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AN IDEAL CAMP., Issue 15663, 30 November 1914
AN IDEAL CAMP.
[Per United Press Association.]
WELLINGTON, November 30,
The reinforcement camp now' established at Trentham is remarkable in more ways than one. It is the first national camp in a truly national sense held in New Zealand. The men in it are fully representative of the best manhood in the- country, and the camp is considered to be the best organised and administered that has yet been held in this country. In the past camps have been held upon a purely regimental brigade or a district scale. In the present camp at TVentham the whole of the New Zealand army is represented; every regiment and every arm of service and men in it arc going to reinforce every unit in the Expeditionary Force now on their way to Europe. The men have been drawn from all parte of New Zealand. The camp is admirably laid out and equipped.
OTAGO PATRIOTIC AND GENERAL WELFARE ASSOCIATION. The hon. treasurers of the Otago Patriotic and General Welfare Association acknowledge the receipt of the following donations to the fund : Previously acknowledged £16,682 5 o E. W. Merry b 1 1 0 Walter Bull 5 0 0 Employee?, hosiery department Roslym Mills ... o 212 6 Palmerston Patriotic Committee a and B 130 0 0 Teviot Station employees Aandß 13 11 0 Otago Women’s Patriotic Association a!SO 0 0 Garrison Hall meeting, November 25 b 1,151 5 10 Hillside Workshops (Bth contribution) ClB 7 6 £18,154 1 1 A Denotes Great Britain and Ireland fund, n Denotes Belgian fund, c Denotes local relief. FOR THE BELGIANS. Three little school girls made a brave effort at Port Chalmers on Saturday to help the Belgians, and the result was encouraging. Little Lily Smith thought of holding a bazaar, ana Eleanor and Ethel Jones helped to carry this undertaking to a successful issue. Mrs Smith placed a room at the children's disposal, and when all was ready tho school children came and patronised clothes stall, lolly stall, and refreshment room. Business was brisk, and tho stock was sold out. The cash result amounted to 16s This was handed to tho Mayor, who thanked the children for their efforts to help the distressed Belgians.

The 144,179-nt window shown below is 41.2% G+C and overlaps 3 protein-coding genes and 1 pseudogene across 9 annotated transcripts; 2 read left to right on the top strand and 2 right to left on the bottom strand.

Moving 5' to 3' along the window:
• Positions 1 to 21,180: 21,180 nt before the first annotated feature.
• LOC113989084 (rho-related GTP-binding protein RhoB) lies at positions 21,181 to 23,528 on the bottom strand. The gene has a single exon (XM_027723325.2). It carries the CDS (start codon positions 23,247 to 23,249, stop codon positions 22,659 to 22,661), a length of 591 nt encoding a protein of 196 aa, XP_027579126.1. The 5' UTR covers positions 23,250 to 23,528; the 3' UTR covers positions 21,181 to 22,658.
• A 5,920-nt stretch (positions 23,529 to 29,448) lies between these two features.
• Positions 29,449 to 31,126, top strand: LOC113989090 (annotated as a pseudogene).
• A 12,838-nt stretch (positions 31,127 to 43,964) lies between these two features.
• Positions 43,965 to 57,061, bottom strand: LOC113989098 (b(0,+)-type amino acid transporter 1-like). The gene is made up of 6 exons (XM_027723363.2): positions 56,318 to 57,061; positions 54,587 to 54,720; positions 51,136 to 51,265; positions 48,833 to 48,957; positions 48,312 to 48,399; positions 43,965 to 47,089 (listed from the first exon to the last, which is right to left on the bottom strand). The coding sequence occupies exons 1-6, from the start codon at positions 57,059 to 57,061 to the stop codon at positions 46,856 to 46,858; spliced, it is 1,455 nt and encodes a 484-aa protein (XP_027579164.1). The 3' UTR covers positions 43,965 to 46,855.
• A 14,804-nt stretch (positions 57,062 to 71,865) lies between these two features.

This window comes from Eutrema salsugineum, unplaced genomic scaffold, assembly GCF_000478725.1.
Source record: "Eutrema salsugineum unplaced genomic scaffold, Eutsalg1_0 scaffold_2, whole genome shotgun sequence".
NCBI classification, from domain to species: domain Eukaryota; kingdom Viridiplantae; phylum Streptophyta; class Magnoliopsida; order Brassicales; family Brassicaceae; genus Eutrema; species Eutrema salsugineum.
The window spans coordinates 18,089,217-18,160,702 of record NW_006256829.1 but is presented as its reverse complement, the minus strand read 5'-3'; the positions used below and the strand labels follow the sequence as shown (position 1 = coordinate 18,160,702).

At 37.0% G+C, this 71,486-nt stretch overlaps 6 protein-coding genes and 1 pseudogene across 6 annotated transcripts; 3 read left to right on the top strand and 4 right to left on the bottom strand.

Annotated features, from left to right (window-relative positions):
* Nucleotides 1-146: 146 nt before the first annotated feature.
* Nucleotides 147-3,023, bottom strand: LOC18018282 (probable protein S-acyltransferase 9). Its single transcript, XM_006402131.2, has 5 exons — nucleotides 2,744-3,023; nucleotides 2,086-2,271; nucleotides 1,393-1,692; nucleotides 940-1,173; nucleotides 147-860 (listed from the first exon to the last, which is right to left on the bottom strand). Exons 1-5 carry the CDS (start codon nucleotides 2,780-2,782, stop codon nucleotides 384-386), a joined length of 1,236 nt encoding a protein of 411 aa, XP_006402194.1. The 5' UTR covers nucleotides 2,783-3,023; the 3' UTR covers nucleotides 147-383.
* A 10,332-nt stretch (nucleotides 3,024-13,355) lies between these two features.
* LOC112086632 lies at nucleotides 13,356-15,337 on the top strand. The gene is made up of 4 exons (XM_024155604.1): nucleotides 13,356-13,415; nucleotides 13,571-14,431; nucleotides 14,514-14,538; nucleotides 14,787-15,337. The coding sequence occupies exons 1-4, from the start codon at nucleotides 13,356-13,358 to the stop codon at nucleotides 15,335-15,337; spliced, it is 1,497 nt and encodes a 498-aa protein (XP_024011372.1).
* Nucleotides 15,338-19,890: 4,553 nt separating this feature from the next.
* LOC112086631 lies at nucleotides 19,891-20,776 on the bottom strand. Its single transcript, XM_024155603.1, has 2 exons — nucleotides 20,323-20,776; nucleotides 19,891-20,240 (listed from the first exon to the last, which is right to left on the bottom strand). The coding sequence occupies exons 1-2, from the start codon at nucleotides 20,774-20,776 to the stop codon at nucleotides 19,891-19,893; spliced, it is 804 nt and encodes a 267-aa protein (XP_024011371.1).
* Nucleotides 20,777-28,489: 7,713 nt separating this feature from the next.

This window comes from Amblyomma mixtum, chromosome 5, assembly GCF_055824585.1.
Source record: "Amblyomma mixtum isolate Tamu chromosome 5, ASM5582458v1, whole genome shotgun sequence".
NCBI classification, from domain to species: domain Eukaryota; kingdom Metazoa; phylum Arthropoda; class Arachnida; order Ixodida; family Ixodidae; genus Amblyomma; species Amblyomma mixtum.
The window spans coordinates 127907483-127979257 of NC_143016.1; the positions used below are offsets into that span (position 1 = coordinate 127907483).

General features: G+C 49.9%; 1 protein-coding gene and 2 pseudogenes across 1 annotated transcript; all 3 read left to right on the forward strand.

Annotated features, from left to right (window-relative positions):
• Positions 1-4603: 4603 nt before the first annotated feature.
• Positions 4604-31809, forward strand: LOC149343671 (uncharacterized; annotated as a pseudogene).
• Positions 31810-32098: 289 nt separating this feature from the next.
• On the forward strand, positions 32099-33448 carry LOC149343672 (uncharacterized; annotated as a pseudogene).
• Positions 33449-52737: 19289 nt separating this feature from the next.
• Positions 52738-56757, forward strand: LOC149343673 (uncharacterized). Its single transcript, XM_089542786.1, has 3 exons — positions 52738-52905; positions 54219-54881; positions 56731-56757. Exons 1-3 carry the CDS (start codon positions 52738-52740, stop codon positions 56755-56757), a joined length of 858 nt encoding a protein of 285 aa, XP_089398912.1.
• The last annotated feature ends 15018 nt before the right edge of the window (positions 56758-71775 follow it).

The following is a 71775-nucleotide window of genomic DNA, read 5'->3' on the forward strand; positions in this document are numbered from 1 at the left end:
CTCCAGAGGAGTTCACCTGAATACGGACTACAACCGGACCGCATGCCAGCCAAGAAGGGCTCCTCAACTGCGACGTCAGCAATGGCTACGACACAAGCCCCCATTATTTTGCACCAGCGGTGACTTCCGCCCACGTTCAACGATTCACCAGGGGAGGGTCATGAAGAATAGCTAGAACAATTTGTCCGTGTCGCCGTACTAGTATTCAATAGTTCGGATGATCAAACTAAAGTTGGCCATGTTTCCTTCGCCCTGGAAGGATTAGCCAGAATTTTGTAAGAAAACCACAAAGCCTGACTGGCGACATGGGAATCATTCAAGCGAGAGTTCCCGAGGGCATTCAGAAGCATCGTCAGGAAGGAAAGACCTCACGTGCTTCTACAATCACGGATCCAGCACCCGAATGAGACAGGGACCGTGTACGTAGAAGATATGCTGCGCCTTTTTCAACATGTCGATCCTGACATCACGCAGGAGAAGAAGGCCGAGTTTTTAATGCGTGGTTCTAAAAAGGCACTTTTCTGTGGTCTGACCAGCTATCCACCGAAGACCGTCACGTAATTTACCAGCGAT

DONATIONS BY SCHOOL CHILDREN. The committee of the Dunedin branch of the Overseas Club acknowledge the receipt of the following donations from the pupils of tho undermentioned schools, and specially wish to thank the four little girls at Alexandra —Misses F. Bowler, I. Simonscn, E. Simonson, and L. Hannay—for the donation collected by them: —Tapanui D.H. School £3 12s 6d, Livingstone 10s, Maerewhemia 11s, Tahatika 13s, Alexandra D.H. School £3 14s 3d, Sutton ss. Otepopo 255, Reacliff 10s, St. Leonards 9s 9d, Akatore ss, Portobello 20s, North-cast Harbor 15s, To Houka 11s, Kaikorai £5 13s 6.pi. Jean Hunter, of Kaikorai, who is only three years old, handed in tho contents of her money hox (4s for tho benefit of the little Belgian children. A NEW ZEALANDER IN AN ENGLISH CAMP. A Dunedin man writes from Farnhara (Surrey)—tho place where Sayers and Keenan fought—as follows This is a training camp tor field ambulances. Fifteen of them are here. They are to go to France with various divisions of Kitchener’s new army. Each ambulance consists of 230 men, 10 officers, 20 waggons, from 90 to 100 horses, etc. Our day begins at 6.30, and ends at 4.30. I have to leach tho men ordinary drill and lecture to them on elementary anatomy, bandaging, etc. This is an ordinary day’s work : 6.45 a.m., called; 6.30, stretcher drill for officers; 7.30, breakfast; 8.30, repair to orderly room and look over business of the day ; 9, parade; 10, lecture; 11, parade; 2 p.m., lecture; 3, parade till 4.30. Tho parades are either squad drill, section or company drill, or stretcher drill, or the while morning or afternoon may be replaced by a route march. Wc are camped at Twcsoldown racecourse. Daily tho camp grows bigger. Eight hundred men arrived yesterday, and now officers come in daily/ The c.o. sleeps in the jockeys’ room ; others, with myself, in the weighing room. All have camp beds, three blankets, and a woollen sleeping bag. All the men are still in tents, though the Army rules state that no man should be under canvas after Ist October. Wooden huts for winter are going up rapidly.”